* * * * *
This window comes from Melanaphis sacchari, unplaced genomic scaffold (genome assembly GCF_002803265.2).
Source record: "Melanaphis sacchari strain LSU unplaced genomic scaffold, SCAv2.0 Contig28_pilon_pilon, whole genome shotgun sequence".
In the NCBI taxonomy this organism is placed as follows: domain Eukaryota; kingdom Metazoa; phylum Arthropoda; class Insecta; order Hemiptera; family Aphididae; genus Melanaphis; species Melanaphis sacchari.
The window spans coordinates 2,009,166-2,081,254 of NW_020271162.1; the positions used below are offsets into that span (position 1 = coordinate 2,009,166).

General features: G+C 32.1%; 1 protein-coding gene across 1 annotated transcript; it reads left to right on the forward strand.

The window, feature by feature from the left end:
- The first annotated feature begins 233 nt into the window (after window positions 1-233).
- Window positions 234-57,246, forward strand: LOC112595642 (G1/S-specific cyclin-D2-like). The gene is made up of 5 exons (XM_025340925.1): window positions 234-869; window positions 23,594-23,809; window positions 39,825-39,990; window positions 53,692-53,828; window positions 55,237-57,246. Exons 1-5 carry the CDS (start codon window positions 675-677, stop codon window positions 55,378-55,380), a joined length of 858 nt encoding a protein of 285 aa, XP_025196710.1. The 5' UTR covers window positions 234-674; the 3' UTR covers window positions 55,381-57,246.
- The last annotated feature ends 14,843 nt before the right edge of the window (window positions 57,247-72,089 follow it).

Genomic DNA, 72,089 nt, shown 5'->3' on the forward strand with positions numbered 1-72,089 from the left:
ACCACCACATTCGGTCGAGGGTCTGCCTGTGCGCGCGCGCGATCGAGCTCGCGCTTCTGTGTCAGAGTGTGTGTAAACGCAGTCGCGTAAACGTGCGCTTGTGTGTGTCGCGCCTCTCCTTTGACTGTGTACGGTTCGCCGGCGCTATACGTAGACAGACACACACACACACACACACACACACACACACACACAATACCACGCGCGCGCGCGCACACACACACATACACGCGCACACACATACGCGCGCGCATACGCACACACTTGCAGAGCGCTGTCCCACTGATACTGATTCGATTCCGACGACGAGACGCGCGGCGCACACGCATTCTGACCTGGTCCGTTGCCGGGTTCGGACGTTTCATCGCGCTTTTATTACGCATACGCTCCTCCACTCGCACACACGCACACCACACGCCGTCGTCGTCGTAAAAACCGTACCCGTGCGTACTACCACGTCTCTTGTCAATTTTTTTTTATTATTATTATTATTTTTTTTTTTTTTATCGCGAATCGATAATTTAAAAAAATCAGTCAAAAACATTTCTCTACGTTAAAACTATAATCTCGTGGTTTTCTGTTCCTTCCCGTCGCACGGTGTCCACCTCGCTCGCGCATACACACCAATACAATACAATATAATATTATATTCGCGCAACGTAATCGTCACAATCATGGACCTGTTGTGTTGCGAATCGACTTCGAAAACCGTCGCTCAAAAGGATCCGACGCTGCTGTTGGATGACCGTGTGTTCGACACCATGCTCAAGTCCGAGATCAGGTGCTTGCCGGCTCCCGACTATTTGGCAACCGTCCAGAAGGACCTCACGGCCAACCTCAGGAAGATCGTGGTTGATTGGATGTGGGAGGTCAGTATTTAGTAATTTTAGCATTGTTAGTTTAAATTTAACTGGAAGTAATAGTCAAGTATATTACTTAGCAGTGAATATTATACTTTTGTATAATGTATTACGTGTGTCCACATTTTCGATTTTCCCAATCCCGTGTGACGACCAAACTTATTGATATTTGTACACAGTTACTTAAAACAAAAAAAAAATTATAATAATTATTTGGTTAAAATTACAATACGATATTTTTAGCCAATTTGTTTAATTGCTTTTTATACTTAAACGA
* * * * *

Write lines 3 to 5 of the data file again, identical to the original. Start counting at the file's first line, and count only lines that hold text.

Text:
In the NCBI taxonomy this organism is placed as follows: domain Eukaryota; kingdom Metazoa; phylum Arthropoda; class Insecta; order Hemiptera; family Aphididae; genus Melanaphis; species Melanaphis sacchari.
The window spans coordinates 2,009,166-2,081,254 of NW_020271162.1; the positions used below are offsets into that span (position 1 = coordinate 2,009,166).

General features: G+C 32.1%; 1 protein-coding gene across 1 annotated transcript; it reads left to right on the forward strand.